Great Expectations…

Today was beautiful. Today I felt proud of myself for doing mama things. I most often have a hard time doing mama stuff. I tend to conveniently forget birthday parties, ignore places like the children’s museum and stay home on weekends listening to music, writing and playing quietly with my daughter. One of the reasons; there are way too many expectations for children out and about in the world. In all honesty, I don’t make my daughter “mind” me or “do the right or nice thing.” It seems ludicrous and silly to me. I mean, we all have our moments and sometimes when she hurts me, especially physically, she gets a reaction out of me. But generally I can’t stand going to “kid” events because there are all these unrealistic expectations out there for how children should act and how we as parents should act in response to our kids.

But today, we got up late, an amazing event in itself. We were only forty-eight minutes late for a birthday party at the Pacific Science Center which was fun and filled with dinosaurs, spiders and butterflies and then we actually made it on time to another “Seafair” party on Lake Washington and that was actually fun too. My daughter swam in the lake with her dad. Watched the airplanes fly overhead (even if they are fighter jets for the Navy – at least they are preoccupied with entertaining instead of fighting.) And we ate and drank and the expectations were fairly low. It was nice and “family” like – although we were the only ones with a kid. Maybe that is what made it seem okay to me.

We made it through the day with no “issues” relating to behavior and expectation. We got home and as usual my daughter was chasing her two beloved kittens. One had just pooped on the futon and I was changing the cover and she starting shrieking in her “cat chase” operatic voice and I stopped her body as she came by me and in a not-too-sweet voice I said; “STOP CHASING THE CATS, YOU’RE SCARING THEM!” And before me I watched my day full of fun, sun and “good” parenting collapse with my child. She tried to ram her body between the wall and the bookcase and began to sob in grief. I took her perfectly happy child-filled-glee moment and stifled her. I knelt down, and took her in my arms and told her that I was sorry I yelled but that it wasn’t okay to scare the cats. She started saying, “I’m so sorry, I’m so sorry” and I felt like the worst mama ever – ever.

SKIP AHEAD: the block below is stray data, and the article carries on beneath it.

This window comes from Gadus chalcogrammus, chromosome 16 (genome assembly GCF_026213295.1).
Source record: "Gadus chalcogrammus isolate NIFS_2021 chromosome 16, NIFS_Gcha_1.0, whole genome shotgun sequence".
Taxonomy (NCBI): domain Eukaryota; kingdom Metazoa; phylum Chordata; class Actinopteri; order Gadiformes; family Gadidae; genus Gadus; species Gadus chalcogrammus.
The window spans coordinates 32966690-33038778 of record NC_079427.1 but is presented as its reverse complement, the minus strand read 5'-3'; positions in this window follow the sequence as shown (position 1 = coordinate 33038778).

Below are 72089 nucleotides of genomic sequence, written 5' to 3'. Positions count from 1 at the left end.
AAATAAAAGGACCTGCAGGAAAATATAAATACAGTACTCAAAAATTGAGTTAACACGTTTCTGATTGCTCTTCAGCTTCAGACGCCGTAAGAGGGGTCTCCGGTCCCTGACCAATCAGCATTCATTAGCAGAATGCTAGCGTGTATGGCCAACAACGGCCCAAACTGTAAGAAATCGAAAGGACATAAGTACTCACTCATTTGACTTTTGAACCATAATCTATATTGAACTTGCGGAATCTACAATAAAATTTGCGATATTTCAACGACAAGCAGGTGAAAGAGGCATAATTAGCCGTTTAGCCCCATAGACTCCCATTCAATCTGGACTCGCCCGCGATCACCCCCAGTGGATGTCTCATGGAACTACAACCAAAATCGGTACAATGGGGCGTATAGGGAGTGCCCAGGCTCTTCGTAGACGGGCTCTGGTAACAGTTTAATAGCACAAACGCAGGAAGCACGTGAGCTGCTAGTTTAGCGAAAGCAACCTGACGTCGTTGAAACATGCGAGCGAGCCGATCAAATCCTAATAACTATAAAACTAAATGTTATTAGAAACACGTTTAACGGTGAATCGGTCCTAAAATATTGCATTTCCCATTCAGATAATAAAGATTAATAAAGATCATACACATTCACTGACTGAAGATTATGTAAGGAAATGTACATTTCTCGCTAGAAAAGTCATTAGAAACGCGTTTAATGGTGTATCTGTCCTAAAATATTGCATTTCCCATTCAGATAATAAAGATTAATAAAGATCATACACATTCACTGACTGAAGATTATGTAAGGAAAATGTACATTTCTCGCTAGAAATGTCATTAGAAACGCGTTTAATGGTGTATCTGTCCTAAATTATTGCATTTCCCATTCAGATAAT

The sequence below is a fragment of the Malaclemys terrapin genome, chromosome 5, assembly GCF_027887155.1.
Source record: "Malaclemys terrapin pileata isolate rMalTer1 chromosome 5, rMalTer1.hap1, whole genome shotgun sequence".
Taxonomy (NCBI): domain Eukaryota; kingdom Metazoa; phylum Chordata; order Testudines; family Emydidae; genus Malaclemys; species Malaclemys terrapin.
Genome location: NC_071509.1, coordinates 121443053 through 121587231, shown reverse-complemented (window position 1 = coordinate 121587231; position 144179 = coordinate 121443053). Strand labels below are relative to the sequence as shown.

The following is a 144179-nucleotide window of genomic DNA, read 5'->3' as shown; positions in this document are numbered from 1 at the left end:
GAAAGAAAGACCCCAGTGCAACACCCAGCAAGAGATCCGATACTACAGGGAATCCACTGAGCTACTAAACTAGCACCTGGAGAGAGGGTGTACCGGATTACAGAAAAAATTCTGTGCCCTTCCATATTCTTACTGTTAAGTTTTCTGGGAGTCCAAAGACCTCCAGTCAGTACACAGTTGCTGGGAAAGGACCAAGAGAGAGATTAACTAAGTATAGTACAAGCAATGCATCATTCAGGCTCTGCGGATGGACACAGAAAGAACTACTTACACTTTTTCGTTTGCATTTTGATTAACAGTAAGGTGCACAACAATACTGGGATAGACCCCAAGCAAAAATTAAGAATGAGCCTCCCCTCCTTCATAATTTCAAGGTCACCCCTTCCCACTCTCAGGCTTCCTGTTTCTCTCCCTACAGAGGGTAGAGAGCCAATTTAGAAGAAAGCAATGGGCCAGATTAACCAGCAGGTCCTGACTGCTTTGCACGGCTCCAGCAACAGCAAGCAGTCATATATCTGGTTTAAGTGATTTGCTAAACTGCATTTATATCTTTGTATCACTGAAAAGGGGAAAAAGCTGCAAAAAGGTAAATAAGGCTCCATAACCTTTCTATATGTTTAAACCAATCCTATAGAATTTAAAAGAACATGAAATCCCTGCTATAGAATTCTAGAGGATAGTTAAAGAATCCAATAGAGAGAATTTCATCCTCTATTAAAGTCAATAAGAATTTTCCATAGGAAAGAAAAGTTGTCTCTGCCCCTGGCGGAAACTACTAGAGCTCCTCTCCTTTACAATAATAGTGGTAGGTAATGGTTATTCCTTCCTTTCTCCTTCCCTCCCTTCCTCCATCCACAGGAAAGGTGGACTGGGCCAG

I felt like I shamed her tonight. I can’t let this happen – even unintentionally. I’ve taught children who have had a heavy dose of shame in their lives and they are so sad. She’s three now and I can see her being more effected by what others think and say. I’m no good at this part of the parenting equation. I’m terrible at setting limits and boundaries and saying no. I let things go and let her do what she wants until in one quick non-thinking moment I set a limit, out-of-the-blue in a not-so-calm manner. I have to remember to set limits ahead of time, calmly, like our other moments. I don’t want to have the same expectations the world has. I want to be tender and limber and loving when she needs to learn a limit and change a behavior. I just have to remember that feeling from childhood and breathe one, two, three, twenty three times before reacting.

And also, remember not to be too hard on myself, while still being cognizant of my actions.

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One Response to “Great Expectations…”

  1. I completely identify with this. My son is only seven months old, but I still struggle with being patient when setting limits and not stifling him. I just discovered your blog and look forward to reading more. I went to Sarah Lawrence for my undergrad, so it’s exciting to run into someone else from there (if even only on the interwubs).

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